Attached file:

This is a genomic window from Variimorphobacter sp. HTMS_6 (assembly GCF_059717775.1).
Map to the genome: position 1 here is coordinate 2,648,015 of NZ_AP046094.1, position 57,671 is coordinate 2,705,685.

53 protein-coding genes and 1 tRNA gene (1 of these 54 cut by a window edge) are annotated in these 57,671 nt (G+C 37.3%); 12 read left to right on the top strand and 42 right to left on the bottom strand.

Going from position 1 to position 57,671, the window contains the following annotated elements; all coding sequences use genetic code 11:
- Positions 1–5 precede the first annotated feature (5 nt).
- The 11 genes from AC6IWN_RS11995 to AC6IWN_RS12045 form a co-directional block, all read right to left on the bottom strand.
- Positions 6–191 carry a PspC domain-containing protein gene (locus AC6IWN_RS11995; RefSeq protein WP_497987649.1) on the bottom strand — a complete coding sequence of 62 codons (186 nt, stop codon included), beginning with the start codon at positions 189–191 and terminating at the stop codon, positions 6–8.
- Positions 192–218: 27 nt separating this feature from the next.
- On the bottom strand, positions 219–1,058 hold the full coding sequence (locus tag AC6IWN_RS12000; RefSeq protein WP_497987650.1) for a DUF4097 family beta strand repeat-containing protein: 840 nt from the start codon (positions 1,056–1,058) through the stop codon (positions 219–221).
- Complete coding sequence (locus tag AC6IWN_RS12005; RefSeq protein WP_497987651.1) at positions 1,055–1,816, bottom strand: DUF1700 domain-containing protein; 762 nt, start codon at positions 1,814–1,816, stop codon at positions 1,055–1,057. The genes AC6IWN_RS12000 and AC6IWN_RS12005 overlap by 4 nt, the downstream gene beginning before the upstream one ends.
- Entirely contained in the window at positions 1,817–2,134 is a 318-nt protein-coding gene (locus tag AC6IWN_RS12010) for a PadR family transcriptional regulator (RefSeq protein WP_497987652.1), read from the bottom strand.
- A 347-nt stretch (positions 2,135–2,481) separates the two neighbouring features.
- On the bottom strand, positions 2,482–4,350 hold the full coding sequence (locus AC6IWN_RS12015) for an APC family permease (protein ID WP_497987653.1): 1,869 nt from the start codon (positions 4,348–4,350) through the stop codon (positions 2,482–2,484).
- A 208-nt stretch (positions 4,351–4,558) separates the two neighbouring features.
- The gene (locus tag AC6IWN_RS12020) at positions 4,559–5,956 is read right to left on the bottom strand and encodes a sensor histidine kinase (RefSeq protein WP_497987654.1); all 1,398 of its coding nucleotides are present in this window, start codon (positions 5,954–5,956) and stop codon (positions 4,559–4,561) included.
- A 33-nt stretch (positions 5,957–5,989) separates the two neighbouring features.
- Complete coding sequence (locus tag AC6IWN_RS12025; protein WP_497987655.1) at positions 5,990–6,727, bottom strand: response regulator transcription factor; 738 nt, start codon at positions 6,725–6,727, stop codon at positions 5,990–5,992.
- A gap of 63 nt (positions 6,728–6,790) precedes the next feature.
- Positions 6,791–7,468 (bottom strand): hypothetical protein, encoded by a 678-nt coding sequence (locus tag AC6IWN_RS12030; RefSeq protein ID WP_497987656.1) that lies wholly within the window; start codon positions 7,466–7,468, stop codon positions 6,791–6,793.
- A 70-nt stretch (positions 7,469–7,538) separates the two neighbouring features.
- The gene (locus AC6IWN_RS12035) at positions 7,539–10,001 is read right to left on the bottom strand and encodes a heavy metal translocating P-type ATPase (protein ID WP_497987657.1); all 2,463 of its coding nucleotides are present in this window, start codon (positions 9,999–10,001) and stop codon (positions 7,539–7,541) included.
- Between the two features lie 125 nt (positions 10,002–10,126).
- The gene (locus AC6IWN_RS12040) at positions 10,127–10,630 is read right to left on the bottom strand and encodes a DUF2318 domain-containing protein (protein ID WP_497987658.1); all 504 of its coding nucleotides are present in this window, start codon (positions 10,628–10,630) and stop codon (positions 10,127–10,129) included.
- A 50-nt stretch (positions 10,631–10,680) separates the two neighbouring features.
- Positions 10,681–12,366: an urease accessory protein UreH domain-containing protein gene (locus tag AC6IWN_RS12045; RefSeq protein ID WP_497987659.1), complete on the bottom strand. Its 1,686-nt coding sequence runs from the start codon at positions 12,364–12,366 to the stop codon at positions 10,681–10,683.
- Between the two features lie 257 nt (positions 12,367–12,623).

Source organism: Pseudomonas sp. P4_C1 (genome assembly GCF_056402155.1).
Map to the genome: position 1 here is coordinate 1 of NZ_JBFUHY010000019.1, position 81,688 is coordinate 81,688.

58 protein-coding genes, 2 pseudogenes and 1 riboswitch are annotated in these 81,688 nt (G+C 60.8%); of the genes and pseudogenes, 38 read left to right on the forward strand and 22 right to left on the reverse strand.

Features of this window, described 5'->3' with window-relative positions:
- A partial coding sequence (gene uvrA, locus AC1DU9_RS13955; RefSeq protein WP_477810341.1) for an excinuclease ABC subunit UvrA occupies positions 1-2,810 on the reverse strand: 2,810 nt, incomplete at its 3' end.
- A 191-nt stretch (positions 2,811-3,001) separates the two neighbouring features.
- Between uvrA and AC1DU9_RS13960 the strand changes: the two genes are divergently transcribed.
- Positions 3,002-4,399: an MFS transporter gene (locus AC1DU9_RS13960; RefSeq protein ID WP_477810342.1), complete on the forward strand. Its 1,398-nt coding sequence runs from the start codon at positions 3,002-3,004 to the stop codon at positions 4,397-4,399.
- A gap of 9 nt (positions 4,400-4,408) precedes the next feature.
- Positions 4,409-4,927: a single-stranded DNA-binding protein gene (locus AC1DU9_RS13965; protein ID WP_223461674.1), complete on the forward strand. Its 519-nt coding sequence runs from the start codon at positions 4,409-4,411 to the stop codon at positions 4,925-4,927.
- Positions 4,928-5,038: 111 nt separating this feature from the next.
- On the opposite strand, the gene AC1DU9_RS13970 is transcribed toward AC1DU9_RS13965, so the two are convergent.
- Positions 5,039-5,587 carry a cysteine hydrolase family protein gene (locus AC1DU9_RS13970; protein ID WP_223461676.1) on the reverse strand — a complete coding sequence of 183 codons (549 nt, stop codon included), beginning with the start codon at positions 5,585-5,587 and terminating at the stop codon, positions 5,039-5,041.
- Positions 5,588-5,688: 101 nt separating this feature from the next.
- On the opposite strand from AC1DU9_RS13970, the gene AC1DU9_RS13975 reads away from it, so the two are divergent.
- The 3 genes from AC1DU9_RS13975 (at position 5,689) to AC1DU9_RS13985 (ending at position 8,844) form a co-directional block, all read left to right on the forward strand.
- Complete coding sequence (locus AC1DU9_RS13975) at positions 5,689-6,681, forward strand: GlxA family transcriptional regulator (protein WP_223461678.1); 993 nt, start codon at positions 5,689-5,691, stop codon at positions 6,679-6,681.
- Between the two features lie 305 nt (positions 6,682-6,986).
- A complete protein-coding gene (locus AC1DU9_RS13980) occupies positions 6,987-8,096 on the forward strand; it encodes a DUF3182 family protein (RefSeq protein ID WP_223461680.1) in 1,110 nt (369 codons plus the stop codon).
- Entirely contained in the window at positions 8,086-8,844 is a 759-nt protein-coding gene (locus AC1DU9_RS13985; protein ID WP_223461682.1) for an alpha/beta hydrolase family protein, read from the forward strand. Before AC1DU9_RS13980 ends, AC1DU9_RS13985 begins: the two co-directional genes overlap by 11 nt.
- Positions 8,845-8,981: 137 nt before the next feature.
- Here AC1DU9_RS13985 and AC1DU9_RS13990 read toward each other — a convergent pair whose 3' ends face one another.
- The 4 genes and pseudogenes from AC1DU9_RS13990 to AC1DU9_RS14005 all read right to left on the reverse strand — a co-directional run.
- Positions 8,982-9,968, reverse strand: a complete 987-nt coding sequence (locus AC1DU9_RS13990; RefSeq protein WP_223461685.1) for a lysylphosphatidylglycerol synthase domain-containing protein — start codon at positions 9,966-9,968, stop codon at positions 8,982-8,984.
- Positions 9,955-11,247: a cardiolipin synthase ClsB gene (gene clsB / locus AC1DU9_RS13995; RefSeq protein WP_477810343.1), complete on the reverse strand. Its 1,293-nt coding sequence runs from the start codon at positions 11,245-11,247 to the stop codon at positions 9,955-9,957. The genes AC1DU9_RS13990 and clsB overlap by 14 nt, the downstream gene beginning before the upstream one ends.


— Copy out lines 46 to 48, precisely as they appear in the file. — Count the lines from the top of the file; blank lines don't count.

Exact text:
- Entirely contained in the window at positions 8,086-8,844 is a 759-nt protein-coding gene (locus AC1DU9_RS13985; protein ID WP_223461682.1) for an alpha/beta hydrolase family protein, read from the forward strand. Before AC1DU9_RS13980 ends, AC1DU9_RS13985 begins: the two co-directional genes overlap by 11 nt.
- Positions 8,845-8,981: 137 nt before the next feature.
- Here AC1DU9_RS13985 and AC1DU9_RS13990 read toward each other — a convergent pair whose 3' ends face one another.